Jumat, 09 Mei 2014


MAY 9, 2014 – ANDREW CHOI (SFS’14) SAYS ONE of his most memorable moments at Georgetown came less than two weeks before Commencement – getting his picture placed on the department of physics’ wall of majors.

“No one actually thought I was going to finish the equivalent of the degree in two years,” the Creskill, New Jersey, resident explained. “But just two days ago I had the privilege of … putting my picture up there.”

Choi is a science, technology and international affairs (STIA) major in the School of Foreign Service. In an unusual move, he added a full set of Georgetown College physics courses beginning in his junior year and will receive a certificate for having completed the physics concentration's requirements.

Professors were concerned that Choi would have trouble completing the physics requirements in only two years.

“I told him he was crazy, which probably just made him more determined to succeed,” says Amy Liu, a professor in the department of physics. “Two years later, after many late nights studying in the physics lounge, he has indeed succeeded in achieving this goal.”

Choi will head to Oxford University’s Saïd Business School on the Rev. Timothy S. Healy, S.J., Scholarship. He will spend a year there studying for his master’s in financial economics.

“I feel like I’ve gotten a good political background in the SFS and a science background in the College,” he said. “What’s missing for me I think is a good business background for what I want to do, which is get into the energy industry.”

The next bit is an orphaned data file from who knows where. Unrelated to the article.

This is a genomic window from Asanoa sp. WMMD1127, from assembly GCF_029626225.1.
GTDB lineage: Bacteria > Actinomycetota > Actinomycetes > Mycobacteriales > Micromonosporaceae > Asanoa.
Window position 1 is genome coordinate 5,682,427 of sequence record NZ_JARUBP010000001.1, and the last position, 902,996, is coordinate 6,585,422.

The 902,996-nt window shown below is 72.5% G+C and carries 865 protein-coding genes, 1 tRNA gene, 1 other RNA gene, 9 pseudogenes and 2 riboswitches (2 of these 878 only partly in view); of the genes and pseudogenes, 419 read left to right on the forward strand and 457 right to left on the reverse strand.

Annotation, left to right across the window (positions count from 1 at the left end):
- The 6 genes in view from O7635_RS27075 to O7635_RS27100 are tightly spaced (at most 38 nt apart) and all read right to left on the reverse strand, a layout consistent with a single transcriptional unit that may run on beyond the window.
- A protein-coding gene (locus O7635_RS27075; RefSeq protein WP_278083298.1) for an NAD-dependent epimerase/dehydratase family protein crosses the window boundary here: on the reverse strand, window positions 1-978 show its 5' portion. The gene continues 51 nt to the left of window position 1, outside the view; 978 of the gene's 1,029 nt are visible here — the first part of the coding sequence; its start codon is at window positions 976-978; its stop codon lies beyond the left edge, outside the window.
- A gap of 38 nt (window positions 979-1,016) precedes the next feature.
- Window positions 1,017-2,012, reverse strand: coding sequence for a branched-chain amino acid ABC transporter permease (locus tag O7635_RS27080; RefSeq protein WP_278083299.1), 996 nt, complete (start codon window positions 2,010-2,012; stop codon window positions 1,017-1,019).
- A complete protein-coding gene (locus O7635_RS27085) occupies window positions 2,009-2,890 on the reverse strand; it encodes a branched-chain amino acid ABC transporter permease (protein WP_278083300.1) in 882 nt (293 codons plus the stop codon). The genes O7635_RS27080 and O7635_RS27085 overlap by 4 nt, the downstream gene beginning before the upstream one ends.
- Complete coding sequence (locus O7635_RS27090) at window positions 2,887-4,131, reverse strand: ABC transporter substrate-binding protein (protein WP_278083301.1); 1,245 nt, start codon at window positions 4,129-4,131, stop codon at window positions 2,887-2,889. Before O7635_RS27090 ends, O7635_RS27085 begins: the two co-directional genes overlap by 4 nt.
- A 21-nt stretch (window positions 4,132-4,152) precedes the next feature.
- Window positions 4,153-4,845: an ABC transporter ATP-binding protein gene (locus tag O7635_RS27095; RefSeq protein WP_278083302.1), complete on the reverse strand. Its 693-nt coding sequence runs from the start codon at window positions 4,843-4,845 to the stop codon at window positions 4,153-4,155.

Choi was born in the South Korea but came to the United States when he was 7 years old with his brother after his mother was diagnosed with cancer and his father’s construction company went bankrupt.

After leaving the foster home, Choi lived with Catholic nuns and went on to earn a Jesuit education at Regis High School in New York.

His parents eventually moved to New Jersey to be closer to Choi and his brother.

There are 1.3 billion people in the world without electricity, and there are issues with environmental degradation, and I think it’s a challenge that Georgetown has led me to tackle."

—Andrew Choi (SFS'14)

In January 2013, he joined the Georgetown Nanoscience and Microtechnology Lab (GNulab) as a research assistant, where he helped craft supercapacitors, energy storage devices for alternative energy applications, using ordinary paper.

Choi also worked in the lab of physics professor Makarand Paranjape where he helps develop nano-sized biodegradable polymers that can deliver medicine directly to the human eye.

“There are 1.3 billion people in the world without electricity, and there are issues with environmental degradation, and I think it’s a challenge that Georgetown has led me to tackle,” he said.

When he wasn’t studying, Choi immersed himself in the Catholic community on campus by playing piano for the Dahlgren Contemporary Choir.

“Andrew is an exceptionally talented young man,” said Rev. Kevin O’Brien, S.J., Georgetown vice president of mission and ministry. “He is exceptionally gifted intellectually but that’s matched with a creativity that comes from deep within his heart. To see that combination in a young graduate truly makes me proud.”

Choi says he will miss the people in the diverse Georgetown community after he leaves campus.

“I’m in here in Dahlgren Chapel with the whole Catholic community and then the next thing ... I’m with a bunch of physics nerds in the lab,” he said. “It’s a unique opportunity for me to take in all different types of viewpoints and grow.”



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